Kazimierz Jewish district
One of the major tourist attractions of Kraków, besides the city centre is the Kazimierz district. Since its beginning up to the 19thc Kazimierz had been an independent city and the place where both ethnic Polish and Jewish cultures had existed together for the long centuries. However, Polish inhabitants dominated over the closed enclave of Jewish Kazimierz. The beginning of some social and economic balance started in the 1860s when Jewish inhabitants were granted equal civil rights. Since then and up to the beginning of the Second World War the Jews actively participated in the development of the city.
The Tempel Synagogue is currently one of the four active synagogues in the city, but the services take place only a few times a year: during the Jewish Culture Festival, during special occasions or during the largest religious holidays.
Corpus Christi Church
Today, Kazimierz is associated with Jewish culture. However, it is worth remembering that when in 1335 King Casimir III the Great issued a location privilege (the city was named after him from that time), the first erected building was the Catholic parish church of Corpus Christi. Visiting it, you can see an impressive eighteenth century boat-shaped Ambo and a neo-Renaissance commemoration dedicated to Bartolomeo Berrecci, who rests in this basilica. It is also worth listening to the organ in the Basilica of Corpus Christi - it is the largest musical instrument in Kraków.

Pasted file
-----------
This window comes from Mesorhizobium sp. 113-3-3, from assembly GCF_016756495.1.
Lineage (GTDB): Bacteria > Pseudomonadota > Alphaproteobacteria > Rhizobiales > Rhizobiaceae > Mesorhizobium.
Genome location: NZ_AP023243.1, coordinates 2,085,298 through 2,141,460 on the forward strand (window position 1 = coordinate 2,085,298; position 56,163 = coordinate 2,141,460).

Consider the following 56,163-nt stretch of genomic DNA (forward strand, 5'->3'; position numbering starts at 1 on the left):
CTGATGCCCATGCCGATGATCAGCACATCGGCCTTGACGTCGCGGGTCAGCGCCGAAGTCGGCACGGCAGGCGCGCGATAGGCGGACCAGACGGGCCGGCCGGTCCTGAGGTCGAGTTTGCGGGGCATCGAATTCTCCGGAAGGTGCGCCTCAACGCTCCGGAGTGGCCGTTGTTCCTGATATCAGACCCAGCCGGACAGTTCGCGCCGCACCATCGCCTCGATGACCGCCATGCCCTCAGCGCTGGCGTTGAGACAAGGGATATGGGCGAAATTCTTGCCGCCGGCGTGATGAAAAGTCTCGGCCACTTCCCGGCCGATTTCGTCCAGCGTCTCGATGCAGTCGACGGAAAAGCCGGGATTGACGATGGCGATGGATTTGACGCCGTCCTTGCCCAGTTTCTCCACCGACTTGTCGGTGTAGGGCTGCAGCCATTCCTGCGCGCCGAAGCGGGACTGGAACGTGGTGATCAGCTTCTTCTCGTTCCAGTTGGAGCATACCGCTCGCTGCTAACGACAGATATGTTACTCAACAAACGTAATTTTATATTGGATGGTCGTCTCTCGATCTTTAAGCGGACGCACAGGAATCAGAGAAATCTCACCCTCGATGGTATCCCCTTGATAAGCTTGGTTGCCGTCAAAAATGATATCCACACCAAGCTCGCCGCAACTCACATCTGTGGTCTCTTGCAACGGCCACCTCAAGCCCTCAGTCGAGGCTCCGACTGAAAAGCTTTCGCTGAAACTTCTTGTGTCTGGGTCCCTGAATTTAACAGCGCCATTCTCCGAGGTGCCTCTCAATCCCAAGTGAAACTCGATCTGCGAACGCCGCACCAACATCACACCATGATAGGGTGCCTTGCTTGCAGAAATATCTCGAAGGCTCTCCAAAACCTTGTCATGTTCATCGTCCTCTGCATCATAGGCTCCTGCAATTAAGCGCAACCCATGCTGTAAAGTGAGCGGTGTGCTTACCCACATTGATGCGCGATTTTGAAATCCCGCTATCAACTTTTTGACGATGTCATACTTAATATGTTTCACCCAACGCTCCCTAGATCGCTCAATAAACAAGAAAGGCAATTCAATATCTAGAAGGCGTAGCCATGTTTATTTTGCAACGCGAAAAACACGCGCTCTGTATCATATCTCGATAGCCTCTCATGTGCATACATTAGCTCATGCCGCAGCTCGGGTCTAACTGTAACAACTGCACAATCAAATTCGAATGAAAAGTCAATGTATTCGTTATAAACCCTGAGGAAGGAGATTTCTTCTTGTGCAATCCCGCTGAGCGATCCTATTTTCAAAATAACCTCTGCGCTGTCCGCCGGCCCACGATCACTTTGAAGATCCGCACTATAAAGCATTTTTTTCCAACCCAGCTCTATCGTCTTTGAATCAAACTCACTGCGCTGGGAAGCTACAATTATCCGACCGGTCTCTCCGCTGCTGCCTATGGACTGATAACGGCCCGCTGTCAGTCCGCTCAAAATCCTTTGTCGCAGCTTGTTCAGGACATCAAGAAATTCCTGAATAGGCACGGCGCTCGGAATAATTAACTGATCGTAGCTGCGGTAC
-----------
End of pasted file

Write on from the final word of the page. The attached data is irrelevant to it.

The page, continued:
Atmosphere of Kazimierz
Everyone who would like to feel the unique atmosphere of Kazimierz should visit synagogues (Old Synagogue, Remuh, High, Isaac, Popper, Kupa or/and Tempel), the Old Jewish Cemetery and the Jewish History museum, as well as the bustling flea markets, pubs, restaurants, and cafés with live Jewish music. Enamoured people can leave a sign of their love by clipping their love lock on the Father Laetus Bernatek Footbridge that connects Kazimierz to another district - Podgórze.
Last look at Kraków
It goes without saying that nowadays, Kraków is an important centre of cultural life on the map of Poland. In 2000 it was a European City of Culture. Many famed events and festivals are organised here, most notably Sacrum Profanum, Misteria Paschalia and the Jewish Culture Festival. It is a magical place, a kind of a melting pot where tradition is mixed with modernity.
At the end it is worth mentioning a culinary delicacy that is a symbol of Kraków and has the status of a regional food. It is a braided ring-shaped bread with golden-brown crust sprinkled with salt, poppy seeds or sesame seeds called obwarzanek krakowski. This name derives from the verb "obwarać" that means "to parboil" with regard to preparing the dough before baking.